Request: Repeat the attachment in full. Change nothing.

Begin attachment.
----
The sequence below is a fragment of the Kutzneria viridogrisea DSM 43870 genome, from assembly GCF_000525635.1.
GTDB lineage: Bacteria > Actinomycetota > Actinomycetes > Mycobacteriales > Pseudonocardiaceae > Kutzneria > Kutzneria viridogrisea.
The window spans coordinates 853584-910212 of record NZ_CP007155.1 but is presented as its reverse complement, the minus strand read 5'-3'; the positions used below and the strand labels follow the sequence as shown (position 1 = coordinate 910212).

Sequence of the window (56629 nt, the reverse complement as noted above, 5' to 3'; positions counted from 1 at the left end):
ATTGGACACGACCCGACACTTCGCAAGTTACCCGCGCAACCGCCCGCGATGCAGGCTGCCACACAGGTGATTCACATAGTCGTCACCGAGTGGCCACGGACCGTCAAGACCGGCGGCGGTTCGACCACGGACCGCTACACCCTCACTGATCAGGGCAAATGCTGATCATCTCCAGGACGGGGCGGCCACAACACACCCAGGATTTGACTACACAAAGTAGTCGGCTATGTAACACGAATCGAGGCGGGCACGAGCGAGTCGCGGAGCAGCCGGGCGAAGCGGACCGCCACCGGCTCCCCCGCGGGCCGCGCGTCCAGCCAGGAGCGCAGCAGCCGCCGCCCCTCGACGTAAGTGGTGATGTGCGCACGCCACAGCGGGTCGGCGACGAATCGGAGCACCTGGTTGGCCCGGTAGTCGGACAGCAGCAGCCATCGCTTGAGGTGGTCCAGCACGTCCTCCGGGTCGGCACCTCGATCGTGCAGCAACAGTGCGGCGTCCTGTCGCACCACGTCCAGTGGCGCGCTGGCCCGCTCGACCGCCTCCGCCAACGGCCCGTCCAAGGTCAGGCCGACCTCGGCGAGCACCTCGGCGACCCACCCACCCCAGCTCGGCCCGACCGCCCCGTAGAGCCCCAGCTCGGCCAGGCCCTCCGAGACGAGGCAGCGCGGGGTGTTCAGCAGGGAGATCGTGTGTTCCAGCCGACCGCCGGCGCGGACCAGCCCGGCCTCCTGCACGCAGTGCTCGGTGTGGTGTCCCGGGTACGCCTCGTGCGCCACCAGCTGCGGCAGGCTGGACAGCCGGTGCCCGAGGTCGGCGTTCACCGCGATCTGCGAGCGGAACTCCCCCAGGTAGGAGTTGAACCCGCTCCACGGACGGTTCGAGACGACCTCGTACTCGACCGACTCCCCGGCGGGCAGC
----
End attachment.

The sequence below is a fragment of the Kutzneria viridogrisea DSM 43870 genome, from assembly GCF_000525635.1.
GTDB lineage: Bacteria > Actinomycetota > Actinomycetes > Mycobacteriales > Pseudonocardiaceae > Kutzneria > Kutzneria viridogrisea.
The window spans coordinates 853584-910212 of record NZ_CP007155.1 but is presented as its reverse complement, the minus strand read 5'-3'; the positions used below and the strand labels follow the sequence as shown (position 1 = coordinate 910212).

Sequence of the window (56629 nt, the reverse complement as noted above, 5' to 3'; positions counted from 1 at the left end):
ATTGGACACGACCCGACACTTCGCAAGTTACCCGCGCAACCGCCCGCGATGCAGGCTGCCACACAGGTGATTCACATAGTCGTCACCGAGTGGCCACGGACCGTCAAGACCGGCGGCGGTTCGACCACGGACCGCTACACCCTCACTGATCAGGGCAAATGCTGATCATCTCCAGGACGGGGCGGCCACAACACACCCAGGATTTGACTACACAAAGTAGTCGGCTATGTAACACGAATCGAGGCGGGCACGAGCGAGTCGCGGAGCAGCCGGGCGAAGCGGACCGCCACCGGCTCCCCCGCGGGCCGCGCGTCCAGCCAGGAGCGCAGCAGCCGCCGCCCCTCGACGTAAGTGGTGATGTGCGCACGCCACAGCGGGTCGGCGACGAATCGGAGCACCTGGTTGGCCCGGTAGTCGGACAGCAGCAGCCATCGCTTGAGGTGGTCCAGCACGTCCTCCGGGTCGGCACCTCGATCGTGCAGCAACAGTGCGGCGTCCTGTCGCACCACGTCCAGTGGCGCGCTGGCCCGCTCGACCGCCTCCGCCAACGGCCCGTCCAAGGTCAGGCCGACCTCGGCGAGCACCTCGGCGACCCACCCACCCCAGCTCGGCCCGACCGCCCCGTAGAGCCCCAGCTCGGCCAGGCCCTCCGAGACGAGGCAGCGCGGGGTGTTCAGCAGGGAGATCGTGTGTTCCAGCCGACCGCCGGCGCGGACCAGCCCGGCCTCCTGCACGCAGTGCTCGGTGTGGTGTCCCGGGTACGCCTCGTGCGCCACCAGCTGCGGCAGGCTGGACAGCCGGTGCCCGAGGTCGGCGTTCACCGCGATCTGCGAGCGGAACTCCCCCAGGTAGGAGTTGAACCCGCTCCACGGACGGTTCGAGACGACCTCGTACTCGACCGACTCCCCGGCGGGCAGC